Today’s guest post is brought to you by Yunhong Liu, the founder of We Talk UAV, a new drone community and news site launching later this year.
Drones are increasing in complexity and innovation, and as a result, their uses are becoming more diverse. This year, construction companies began putting the technology to the test. As part of a trillion-dollar-per-year industry, builders are always looking for new ways to boost production. Fortunately, drone manufacturers are eager to get in on the action. Here are some ways drones will fit into the construction industry:
One of the most significant impacts drones will have on construction is lowering costs, which is good news for builders. Commercial drones are expected to replace more than 100-billion dollars’ worth of labor. Services, like surveying and inspections, that would normally require 3rd-party contractors and additional manpower can now be performed by sophisticated drones. Also, hefty sums that would have been reserved for helicopter pilots, usually thousands of dollars, can be conserved or directed into other areas of the construction project. For major jobs, cutting costs can help workers operate more efficiently by enabling companies to increase manpower.
Site managers have to ensure that every inch of the building, above and below ground, is up to code. Obviously, structural problems will delay completion of the project, but drainage systems and soil properties are also a major concern. Helicopters have been useful, in the past but not as efficient as most builders would prefer, and the distance pilots are forced to maintain between themselves and buildings has presented complications. Using specialized imaging and software, drones have the capability to quickly produce high-quality thermal images and 3-D models that can help inspectors evaluate structures.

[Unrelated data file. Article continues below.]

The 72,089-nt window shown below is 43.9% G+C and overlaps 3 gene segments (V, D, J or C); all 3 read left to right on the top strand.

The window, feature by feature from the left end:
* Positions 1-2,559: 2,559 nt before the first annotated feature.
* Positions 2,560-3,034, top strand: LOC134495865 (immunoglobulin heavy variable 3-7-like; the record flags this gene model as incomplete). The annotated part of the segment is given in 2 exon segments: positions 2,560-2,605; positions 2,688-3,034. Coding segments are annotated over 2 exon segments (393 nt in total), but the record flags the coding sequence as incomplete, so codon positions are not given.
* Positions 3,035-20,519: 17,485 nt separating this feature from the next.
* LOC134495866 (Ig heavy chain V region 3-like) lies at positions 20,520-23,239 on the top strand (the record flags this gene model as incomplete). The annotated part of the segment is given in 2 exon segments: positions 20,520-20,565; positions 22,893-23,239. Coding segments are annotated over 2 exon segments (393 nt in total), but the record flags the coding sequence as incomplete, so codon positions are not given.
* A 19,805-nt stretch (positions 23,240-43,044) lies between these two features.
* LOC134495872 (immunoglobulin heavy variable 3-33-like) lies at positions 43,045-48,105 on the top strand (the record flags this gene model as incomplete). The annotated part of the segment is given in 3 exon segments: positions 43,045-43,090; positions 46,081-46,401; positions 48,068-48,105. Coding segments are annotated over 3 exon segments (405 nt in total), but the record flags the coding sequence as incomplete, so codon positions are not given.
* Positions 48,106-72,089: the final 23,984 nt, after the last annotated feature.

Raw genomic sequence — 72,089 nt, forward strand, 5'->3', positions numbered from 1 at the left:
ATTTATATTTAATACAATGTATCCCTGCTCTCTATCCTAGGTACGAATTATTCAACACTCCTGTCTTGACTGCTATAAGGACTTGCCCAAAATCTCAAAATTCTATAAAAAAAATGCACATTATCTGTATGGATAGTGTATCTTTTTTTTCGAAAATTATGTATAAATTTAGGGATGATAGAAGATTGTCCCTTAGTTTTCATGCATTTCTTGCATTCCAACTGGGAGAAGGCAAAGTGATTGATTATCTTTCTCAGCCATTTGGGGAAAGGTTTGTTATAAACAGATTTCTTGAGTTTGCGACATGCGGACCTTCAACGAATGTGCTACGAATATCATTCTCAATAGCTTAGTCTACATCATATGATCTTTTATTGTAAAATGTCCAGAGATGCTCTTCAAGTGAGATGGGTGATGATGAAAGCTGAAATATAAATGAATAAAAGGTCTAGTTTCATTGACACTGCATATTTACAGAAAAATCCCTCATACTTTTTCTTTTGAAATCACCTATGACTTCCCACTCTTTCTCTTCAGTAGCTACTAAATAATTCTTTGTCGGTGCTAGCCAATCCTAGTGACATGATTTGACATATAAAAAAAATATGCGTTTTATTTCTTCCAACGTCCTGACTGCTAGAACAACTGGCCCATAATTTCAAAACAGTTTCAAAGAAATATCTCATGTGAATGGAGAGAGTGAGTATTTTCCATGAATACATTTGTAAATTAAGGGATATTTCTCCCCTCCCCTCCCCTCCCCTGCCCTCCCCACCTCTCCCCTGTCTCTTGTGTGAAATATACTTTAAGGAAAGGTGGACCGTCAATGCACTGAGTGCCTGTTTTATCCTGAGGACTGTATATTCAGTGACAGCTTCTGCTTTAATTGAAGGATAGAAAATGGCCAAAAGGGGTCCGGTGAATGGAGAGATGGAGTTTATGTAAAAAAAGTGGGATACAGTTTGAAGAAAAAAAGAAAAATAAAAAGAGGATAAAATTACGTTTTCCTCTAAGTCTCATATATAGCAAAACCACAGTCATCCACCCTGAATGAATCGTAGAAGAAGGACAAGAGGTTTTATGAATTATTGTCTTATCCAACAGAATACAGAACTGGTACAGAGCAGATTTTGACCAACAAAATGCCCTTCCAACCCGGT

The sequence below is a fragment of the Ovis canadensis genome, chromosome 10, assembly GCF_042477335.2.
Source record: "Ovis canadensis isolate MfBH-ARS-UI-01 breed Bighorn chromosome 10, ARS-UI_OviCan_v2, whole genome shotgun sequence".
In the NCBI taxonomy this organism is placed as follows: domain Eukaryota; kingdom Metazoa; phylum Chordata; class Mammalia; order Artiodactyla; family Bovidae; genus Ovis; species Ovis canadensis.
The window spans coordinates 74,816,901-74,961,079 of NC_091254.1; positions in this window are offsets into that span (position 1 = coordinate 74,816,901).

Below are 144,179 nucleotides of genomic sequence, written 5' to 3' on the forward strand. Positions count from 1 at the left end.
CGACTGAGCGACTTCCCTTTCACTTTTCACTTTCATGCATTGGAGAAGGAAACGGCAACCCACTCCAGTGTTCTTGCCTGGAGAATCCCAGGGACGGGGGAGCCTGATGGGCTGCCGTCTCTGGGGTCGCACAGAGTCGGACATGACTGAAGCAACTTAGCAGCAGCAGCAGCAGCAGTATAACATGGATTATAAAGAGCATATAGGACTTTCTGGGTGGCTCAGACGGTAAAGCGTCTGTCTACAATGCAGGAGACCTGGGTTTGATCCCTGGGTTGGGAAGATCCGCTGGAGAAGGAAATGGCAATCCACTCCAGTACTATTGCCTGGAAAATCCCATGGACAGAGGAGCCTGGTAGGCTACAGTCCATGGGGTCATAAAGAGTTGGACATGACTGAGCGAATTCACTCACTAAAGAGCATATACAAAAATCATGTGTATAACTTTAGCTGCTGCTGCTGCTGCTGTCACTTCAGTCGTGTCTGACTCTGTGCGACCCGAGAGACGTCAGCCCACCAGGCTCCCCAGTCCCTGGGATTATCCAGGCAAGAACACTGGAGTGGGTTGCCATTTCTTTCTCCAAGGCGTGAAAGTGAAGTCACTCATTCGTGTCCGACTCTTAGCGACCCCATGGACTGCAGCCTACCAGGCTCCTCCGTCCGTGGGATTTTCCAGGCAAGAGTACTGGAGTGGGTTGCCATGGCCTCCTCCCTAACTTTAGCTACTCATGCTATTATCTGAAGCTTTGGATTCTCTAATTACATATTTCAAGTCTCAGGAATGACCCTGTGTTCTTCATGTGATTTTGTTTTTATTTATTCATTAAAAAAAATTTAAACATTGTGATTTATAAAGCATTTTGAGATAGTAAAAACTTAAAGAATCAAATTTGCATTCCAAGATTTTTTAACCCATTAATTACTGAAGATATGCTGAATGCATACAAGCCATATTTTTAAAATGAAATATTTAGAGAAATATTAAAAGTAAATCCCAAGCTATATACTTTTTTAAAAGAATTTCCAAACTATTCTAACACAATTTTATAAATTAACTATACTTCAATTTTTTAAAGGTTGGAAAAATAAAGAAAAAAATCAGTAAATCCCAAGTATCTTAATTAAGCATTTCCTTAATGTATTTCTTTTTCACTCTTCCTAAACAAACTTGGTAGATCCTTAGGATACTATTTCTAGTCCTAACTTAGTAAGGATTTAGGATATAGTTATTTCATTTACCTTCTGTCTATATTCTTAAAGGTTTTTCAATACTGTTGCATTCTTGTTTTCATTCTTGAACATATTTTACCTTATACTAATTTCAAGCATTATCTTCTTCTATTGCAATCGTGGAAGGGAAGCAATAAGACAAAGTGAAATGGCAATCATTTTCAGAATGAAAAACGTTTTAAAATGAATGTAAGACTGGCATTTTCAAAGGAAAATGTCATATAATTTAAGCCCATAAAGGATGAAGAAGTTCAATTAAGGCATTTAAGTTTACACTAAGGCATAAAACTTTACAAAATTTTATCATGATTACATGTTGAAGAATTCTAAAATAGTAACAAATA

Drones are useful for more than just making sure the job is performed properly. They are becoming an asset throughout entire construction projects. That includes evaluating the property for potential issues before a single concrete block is laid. Vasts amounts of time and labor have been, in previous years, spent analyzing soil and collecting measurements, but drones armed with smart sensors are already making noticeable improvements. Using Bluetooth or RFID sensors, information from drones can be sent directly through the cloud to users on the ground.
It’s no secret that construction jobs are considered to be among the most dangerous, especially for those who work on commercial projects. Building inspectors have to worry about getting up to heights several feet (sometimes hundreds of feet) above the ground, but they also have to investigate hard to reach places and those with potential chemical hazards. Drones are small and agile enough to fly into narrow, hazardous spaces in order to capture images and footage for use during inspections. They are already heavily involved in construction projects and are expected to become more prevalent within the coming years.
Despite regulations and critics, drones seem to be doing more good than harm, at least as far as builders are concerned. They are faster, safer, and cheaper, overall a smart investment. You can love or hate them, but drones are no longer limited to science fiction. They are rapidly becoming a reality for millions of people all over the world.